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2 National Security Reports Allege China Funded Liberals

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2 National Security Reports Allege China Funded Liberals

Canada’s Prime Minister Justin Trudeau stated that he was never briefed on the matter, and his security adviser dismissed it out of hand, but 2 high-level national security reports released before and after the 2019 election indicate that he was warned that Chinese government officials were funneling money to Liberal political candidates.

The two National Security reports, dated 2019 and 2022, raise concerns about what senior federal officials knew about the alleged funding by a foreign interference network and how seriously the Trudeau government took the warnings.

The first is a “Special Report” prepared by the Privy Council Office for the Trudeau administration and dated January 2022. The memo was also finalized, implying that it was intended for Trudeau and his senior aides to read.

According to Global News, Chinese officials in Toronto disbursed money into a covert network tasked with interfering in Canada’s 2019 election.

“A large clandestine transfer of funds earmarked for the federal election from the PRC Consulate in Toronto was transferred to an elected provincial government official via a 2019 federal candidate’s staff member,” according to the PCO report.

The Intelligence Assessment Secretariat compiled this document from 100 Canadian Security Intelligence Service reports. The IAS is a division of the PCO that issues national security alerts to Prime Minister Justin Trudeau and his cabinet regularly.

According to a national security official who explained the report to Global News, the finalized memo was about intelligence gleaned from an ongoing, high-level investigation in the Greater Toronto Area that began in January 2019.

Global News granted anonymity to Intelligence sources, who requested it because they face prosecution under the Security of Information Act.

According to intelligence sources, the provincial official implicated in the alleged clandestine transfer from the Toronto consulate is a member of Ontario’s legislature.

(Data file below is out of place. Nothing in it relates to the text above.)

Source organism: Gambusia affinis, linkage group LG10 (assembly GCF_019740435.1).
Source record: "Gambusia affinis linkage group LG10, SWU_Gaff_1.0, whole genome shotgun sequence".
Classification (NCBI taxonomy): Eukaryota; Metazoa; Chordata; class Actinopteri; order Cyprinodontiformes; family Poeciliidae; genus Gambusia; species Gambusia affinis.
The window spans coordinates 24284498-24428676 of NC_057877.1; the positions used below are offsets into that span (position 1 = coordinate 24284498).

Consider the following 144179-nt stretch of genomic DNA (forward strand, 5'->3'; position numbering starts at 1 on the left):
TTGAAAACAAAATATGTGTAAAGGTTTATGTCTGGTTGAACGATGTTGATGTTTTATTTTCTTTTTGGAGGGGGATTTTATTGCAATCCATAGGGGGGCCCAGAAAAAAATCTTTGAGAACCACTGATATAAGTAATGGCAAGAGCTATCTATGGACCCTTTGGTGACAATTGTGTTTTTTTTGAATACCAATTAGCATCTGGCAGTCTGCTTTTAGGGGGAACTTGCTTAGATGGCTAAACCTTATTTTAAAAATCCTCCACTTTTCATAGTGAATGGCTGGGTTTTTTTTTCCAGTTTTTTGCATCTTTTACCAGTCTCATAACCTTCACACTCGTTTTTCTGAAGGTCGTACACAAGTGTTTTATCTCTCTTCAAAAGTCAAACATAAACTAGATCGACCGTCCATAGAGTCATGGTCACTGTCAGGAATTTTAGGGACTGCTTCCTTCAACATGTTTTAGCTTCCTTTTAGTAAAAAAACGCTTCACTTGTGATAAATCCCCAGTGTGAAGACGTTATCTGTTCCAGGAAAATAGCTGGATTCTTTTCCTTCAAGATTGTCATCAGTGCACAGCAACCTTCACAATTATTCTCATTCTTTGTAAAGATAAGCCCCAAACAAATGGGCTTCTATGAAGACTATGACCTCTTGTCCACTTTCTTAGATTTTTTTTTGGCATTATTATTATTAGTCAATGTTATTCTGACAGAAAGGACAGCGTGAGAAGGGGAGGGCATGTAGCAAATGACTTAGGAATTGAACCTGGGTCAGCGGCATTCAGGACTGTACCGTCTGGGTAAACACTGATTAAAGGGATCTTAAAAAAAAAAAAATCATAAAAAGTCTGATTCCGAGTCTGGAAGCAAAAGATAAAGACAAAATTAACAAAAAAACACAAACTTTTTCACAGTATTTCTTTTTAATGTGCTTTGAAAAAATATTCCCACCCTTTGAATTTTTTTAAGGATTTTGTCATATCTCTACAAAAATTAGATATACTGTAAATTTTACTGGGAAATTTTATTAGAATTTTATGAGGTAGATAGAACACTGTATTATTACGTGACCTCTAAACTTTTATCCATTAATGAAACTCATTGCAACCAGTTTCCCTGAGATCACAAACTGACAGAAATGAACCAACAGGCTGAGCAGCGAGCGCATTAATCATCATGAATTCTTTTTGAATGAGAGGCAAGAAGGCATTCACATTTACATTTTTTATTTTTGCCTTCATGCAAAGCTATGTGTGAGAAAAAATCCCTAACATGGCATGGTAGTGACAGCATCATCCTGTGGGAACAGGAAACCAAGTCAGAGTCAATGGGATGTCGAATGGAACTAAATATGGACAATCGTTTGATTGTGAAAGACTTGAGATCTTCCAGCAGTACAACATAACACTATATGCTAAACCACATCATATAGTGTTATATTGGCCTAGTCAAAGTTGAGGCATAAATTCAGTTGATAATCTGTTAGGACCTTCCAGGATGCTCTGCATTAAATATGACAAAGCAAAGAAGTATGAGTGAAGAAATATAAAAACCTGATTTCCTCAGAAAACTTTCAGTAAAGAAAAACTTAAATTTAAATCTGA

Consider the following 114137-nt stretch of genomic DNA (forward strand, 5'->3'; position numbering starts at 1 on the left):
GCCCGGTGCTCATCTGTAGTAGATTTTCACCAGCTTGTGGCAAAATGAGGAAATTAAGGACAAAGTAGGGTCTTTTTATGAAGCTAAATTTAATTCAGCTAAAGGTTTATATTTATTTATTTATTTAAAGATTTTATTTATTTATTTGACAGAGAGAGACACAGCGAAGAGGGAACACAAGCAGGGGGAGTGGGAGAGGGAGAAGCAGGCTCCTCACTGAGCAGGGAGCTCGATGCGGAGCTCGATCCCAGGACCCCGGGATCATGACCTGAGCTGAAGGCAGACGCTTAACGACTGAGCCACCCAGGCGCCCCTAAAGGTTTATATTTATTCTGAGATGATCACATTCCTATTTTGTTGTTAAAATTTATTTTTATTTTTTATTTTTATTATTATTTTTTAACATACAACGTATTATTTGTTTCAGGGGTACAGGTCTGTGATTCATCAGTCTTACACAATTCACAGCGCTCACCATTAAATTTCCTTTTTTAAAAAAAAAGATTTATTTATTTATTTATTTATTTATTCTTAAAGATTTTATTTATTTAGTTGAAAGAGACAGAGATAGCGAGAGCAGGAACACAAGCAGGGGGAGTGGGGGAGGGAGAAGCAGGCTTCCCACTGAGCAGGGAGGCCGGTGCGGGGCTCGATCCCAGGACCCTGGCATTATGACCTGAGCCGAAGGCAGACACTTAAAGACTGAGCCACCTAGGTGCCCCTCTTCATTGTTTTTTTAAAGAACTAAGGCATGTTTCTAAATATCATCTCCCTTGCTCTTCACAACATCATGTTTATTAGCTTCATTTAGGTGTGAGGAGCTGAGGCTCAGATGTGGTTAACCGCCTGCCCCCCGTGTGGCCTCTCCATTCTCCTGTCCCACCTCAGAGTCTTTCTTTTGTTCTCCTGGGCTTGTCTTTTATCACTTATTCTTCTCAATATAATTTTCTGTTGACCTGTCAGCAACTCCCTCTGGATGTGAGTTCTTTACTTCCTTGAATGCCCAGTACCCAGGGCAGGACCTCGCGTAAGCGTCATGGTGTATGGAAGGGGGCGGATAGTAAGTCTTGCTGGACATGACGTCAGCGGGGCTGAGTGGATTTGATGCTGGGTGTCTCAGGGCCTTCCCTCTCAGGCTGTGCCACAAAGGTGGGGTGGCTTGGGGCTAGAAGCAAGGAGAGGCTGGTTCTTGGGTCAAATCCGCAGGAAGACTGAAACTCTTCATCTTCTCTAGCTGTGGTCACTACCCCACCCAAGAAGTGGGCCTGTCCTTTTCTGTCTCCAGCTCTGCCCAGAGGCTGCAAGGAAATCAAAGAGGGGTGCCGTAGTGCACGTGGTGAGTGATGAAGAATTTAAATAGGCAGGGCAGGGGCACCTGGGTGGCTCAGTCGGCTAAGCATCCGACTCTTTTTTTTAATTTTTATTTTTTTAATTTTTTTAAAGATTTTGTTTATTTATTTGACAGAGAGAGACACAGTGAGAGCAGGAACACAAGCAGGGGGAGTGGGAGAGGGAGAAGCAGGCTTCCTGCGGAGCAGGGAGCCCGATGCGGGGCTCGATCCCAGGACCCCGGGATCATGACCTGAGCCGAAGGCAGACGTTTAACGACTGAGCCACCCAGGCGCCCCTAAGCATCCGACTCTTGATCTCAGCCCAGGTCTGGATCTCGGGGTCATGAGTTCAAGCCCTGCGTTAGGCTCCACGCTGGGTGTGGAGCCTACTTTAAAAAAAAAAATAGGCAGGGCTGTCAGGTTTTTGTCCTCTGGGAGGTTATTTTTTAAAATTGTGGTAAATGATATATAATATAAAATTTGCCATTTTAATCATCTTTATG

When asked if CSIS Director David Vigneault had briefed Trudeau, his staff, or cabinet on the allegations of covert funding, a CSIS spokesman said, “There are important limits to what I can publicly discuss given the need to protect sensitive activities, techniques, methods, and sources of intelligence.”

“Regarding specific briefings on foreign interference, Director Vigneault committed to working with the Privy Council Office on a consolidated response to parliamentarians during committee proceedings last week,” CSIS spokesman Eric Balsam wrote.

According to Global News, a bipartisan panel of parliamentarians issued an earlier, high-level warning about clandestine funding of China’s “preferred candidates” two months before the 2019 election.

The information came from Parliamentary Canada’s National Security and Intelligence Committee, which reviews national security issues and promotes “government-wide accountability.”

Trudeau established it in 2017, and it reports to the Prime Minister.

This is the same panel Trudeau appointed on Monday to investigate allegations of Chinese election meddling, which Global first reported in November.

However, Trudeau’s appointment of NSICOP and a “special rapporteur” did not address mounting calls from national security experts for a public inquiry into the allegations.

According to the 2019 NSICOP review of foreign interference, “foreign states clandestinely direct contributions to” Canadian politicians.

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According to the report’s subtitle, “Targeting the Political Nomination Process and Preferred Candidates,” “targeting frequently begins during the nomination process.”

Following the nomination process, “foreign states clandestinely direct contributions to and support for the campaigns and political parties of preferred candidates,” according to the review.

While the document did not examine specific interference activities aimed at the 2019 federal election, it did provide several examples of alleged Chinese election interference involving candidate targeting and funding from 2015 to 2018.

“A [People’s Republic of China] Embassy interlocutor established the ‘tea party,’ a group of community leaders, to hand-pick candidates that it would support and eventually publicly endorse,” it says.